Tim Burton's <i>Sweeney Todd</i>

by twhalliii
December 21, 2007 11:30 AM
2 Comments
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Ladies and Gentleman, may I have your attention please? Are you looking for cinema bloody yet wise with a hero and heroine you should despise?

Ladies and Gentleman, may I have your attention please?
Are you looking for cinema bloody yet wise with a hero and heroine you should despise?
I can see in your eyes
How, ladies and gentlemen, this proposal must seem like a tease,
How a movie with music could be such a thing;
A bloody endeavor with actors who sing!?
Gentleman, you won't believe that a story that seems so depraved
is the movie you've craved!

--

The tale of Sweeney Todd is long and bloody; The story of the murderous London barber whose victims are baked into meat pies literally dates back to the turn of the 19th century. As the grime-soaked days ground by and the industrial revolution choked London's skies, the story of Sweeney Todd began appearing in print, most likely in the "penny dreadfuls" of the era and probably as an urban legend (although claims have been made by some that Todd was a real criminal who was hanged at the Old Bailey in 1802). The story took hold in the popular imagination when it was presented in the novel The String of Pearls in 1846, which itself was adapted for the stage as Sweeney Todd: The Demon Barber of Fleet Street the following year. The play was made into a film in 1936 and despite earning popularity for the film's star, Tod Slaughter (the perfect name, no?), the story of the demon barber slowly faded in and out of the collective consciousness, popping up here and there until 1973, when the playwright Christopher Bond took the tale and made a few radical changes, the most important of which was the transformation of the Todd character from the thieving criminal of the 19th century tale into a man seeking revenge for his unjust imprisonment; It is Bond who invented Benjamin Barker, the barber banished to Australia by a powerful judge who covets his beautiful wife and child. Suddenly, the killer becomes a person with whom we empathize.

Bond's play caught the attention of Stephen Sondheim, one of the 1970's most popular Broadway composers and lyricists. Sondheim took Bond's re-imagining of the Victorian tale and in 1979, his musical version of the story, Sweeney Todd, the Demon Barber of Fleet Street opened on Broadway. While the show won numerous Tony Awards, I have always thought of Sondheim's Sweeney Todd as an opera, and probably one of the most important pieces ever written for the American stage. For me, Sweeney Todd is Sondheim at the height of his powers as a lyricist and composer; The work in its entirety is so rich and complex, so revolutionary in terms of bringing structural detail to such grim, "low" subject matter, that I could spend thousands of words trying (and probably failing) to tear it apart and reassemble it. There are, however, some very important points to be made about Sondheim's craft in this score.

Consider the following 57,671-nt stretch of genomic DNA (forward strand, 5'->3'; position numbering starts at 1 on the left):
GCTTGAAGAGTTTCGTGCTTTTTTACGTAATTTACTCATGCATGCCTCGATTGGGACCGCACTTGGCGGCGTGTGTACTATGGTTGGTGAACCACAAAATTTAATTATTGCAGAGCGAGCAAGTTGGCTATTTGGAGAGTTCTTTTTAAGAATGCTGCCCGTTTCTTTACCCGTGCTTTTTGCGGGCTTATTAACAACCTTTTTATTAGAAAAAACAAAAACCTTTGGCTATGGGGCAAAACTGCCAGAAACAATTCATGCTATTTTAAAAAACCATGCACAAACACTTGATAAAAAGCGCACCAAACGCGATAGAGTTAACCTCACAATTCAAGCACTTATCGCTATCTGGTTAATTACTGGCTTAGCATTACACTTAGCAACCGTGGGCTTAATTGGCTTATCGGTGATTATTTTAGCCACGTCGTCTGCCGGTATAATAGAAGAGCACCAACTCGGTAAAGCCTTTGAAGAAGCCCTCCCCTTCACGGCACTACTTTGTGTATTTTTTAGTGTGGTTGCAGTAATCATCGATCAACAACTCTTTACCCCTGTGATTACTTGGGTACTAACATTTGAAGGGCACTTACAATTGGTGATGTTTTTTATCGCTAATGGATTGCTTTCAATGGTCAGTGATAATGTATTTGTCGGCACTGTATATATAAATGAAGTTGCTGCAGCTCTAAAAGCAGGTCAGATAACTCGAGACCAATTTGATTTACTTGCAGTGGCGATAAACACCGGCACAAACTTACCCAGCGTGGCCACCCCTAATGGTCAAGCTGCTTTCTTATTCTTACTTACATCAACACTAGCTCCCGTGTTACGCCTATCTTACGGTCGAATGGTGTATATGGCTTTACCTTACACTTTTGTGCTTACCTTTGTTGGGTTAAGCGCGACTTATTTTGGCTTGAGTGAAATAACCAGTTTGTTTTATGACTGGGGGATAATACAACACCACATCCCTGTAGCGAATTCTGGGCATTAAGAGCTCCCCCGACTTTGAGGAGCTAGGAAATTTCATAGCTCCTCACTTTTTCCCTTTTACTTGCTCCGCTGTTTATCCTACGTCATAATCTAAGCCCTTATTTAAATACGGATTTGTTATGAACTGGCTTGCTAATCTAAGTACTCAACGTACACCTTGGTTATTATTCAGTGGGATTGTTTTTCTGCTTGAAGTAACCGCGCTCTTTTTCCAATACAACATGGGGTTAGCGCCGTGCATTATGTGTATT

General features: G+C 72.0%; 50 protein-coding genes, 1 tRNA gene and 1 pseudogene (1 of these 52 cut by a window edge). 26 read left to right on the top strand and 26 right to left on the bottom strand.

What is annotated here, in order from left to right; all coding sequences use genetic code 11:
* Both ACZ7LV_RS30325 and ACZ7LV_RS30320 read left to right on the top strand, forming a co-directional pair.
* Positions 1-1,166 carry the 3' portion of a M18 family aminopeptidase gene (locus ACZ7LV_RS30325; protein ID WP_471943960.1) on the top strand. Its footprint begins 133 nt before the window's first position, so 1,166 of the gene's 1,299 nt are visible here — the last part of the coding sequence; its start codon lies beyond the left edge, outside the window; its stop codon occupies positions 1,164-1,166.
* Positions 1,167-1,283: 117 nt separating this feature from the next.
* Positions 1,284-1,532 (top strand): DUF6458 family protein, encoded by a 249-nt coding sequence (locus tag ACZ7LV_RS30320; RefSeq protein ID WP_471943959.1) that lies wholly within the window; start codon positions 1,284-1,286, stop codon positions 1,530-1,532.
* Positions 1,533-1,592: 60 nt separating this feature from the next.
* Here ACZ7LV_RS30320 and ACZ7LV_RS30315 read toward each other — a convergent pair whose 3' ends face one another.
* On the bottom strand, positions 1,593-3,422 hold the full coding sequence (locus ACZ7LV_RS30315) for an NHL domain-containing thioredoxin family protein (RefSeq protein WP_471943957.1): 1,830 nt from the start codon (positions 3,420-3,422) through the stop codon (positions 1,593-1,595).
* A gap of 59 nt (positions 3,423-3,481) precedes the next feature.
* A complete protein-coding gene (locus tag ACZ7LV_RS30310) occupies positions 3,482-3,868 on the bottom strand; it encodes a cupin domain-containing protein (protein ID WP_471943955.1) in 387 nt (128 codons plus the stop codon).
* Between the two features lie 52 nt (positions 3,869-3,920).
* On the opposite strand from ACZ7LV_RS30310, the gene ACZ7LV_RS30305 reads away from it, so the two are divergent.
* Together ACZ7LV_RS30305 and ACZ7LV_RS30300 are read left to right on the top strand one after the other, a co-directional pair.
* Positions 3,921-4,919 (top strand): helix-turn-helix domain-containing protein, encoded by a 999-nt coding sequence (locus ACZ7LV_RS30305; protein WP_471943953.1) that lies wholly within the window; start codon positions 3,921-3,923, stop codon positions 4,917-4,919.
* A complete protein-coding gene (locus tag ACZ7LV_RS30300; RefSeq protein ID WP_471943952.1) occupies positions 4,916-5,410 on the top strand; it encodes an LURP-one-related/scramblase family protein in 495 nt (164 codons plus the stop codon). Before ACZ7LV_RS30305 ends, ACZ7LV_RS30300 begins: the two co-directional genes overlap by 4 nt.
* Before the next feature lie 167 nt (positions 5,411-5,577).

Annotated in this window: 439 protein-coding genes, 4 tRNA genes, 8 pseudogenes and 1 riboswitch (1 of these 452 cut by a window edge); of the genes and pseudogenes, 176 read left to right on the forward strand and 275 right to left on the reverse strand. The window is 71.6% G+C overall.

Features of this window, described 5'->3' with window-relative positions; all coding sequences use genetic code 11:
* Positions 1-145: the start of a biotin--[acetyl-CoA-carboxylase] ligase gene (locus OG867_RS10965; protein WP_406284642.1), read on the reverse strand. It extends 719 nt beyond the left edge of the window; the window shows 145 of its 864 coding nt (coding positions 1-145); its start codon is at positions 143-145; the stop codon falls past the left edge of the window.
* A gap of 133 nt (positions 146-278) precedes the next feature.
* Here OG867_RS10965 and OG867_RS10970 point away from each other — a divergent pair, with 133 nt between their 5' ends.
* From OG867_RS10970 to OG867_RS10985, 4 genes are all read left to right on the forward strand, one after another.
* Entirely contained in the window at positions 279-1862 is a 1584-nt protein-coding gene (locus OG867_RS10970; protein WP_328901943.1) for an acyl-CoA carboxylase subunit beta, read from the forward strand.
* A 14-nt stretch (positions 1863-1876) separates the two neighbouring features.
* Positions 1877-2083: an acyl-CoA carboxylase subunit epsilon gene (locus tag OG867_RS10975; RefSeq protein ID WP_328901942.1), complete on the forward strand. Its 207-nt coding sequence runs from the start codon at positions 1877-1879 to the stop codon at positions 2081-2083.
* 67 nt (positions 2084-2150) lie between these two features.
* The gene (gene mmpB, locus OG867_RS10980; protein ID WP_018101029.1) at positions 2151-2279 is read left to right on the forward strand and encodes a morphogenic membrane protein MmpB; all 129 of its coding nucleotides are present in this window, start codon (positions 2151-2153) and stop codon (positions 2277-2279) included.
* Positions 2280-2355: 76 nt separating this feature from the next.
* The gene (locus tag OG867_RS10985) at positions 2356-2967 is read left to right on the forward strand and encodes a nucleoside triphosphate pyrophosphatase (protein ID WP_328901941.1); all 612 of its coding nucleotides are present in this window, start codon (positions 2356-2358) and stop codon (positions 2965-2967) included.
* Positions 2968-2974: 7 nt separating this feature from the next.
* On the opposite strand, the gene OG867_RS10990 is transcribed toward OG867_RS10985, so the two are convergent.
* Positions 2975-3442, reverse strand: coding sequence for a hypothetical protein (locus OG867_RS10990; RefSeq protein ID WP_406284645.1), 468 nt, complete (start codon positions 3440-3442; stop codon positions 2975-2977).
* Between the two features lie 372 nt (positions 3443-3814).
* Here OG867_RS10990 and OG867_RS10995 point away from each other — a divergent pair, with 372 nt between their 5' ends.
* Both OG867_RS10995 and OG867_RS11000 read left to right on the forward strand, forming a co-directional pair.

Sondheim himself is said to be a lover of games and puzzles, and the brilliance of Sweeney Todd above all that came before it (and frankly, since) rests squarely in Sondheim's almost mathematical understanding of dramatic structure and how, using a musical score, that structure can be manipulated, twisted and bent, into a captivating story. But what really separates Sondheim from the pack is that his structural rigor in the score is matched by his lyrical gifts. When listening to Sweeney Todd, it seems almost impossible to believe that the same man who wrote its score, with its moody swings from horror film music to Stravinsky-like pulsations to kitschy 19th century operetta, could possibly be the same person who wrote the lyrics, which are at once hauntingly confessional, full of longing and desire, and yet so horrifyingly funny and hilariously terrifying. The effect is staggering; Throw in a heavy dose of bloodshed, a little sprinkle of cannibalism, that soaring score, the lyrical precision and Sondheim's achievement becomes remarkable.

Which is why Tim Burton's adaptation of Sondheim's Sweeney Todd has to stand as an equally towering achievement, a near-perfect cinematic interpretation of one of the theater's most staggering compositions. Burton's work to this point suddenly seems, in retrospect, to be both a thematic and stylistic progression toward Sondheim's opera, and nothing in Burton's preparation for Sweeney Todd has been more important than his long-term partnership with the brilliant Danny Elfman. Burton's use of Elfman's music in films like Batman, Sleepy Hollow and Edward Scissorhands, sweeping scores that articulate the unspoken emotional complexity on the screen, has always been one of the definitive tools in the Director's arsenal; The mood and feeling of Burton's films seems impossible to imagine without Elfman's essential contribution. But while the use of Elfman's scores is evocative in many of Burton's films, it is Burton's collaboration with Elfman on two films in particular, Henry Selick's The Nightmare Before Christmas (which Burton produced) and the Burton Co-Directed Corpse Bride, that laid the groundwork for Sweeney. These two films, each of which utilize the tropes of the musical to tell their stories, feature a narrative concision that is pure poetry; The films don't get too bogged down in the fussy cinematic trickery and narrative drudgery of a film like Batman. Instead, the animated musicals allow the music and story to flow naturally together, using song to reveal their character's desires and lyrical poetry to deliver the story.

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Swing Your Razor Wide, Sweeney: Johnny Depp As Sweeney Todd In Tim Burton's Sweeney Todd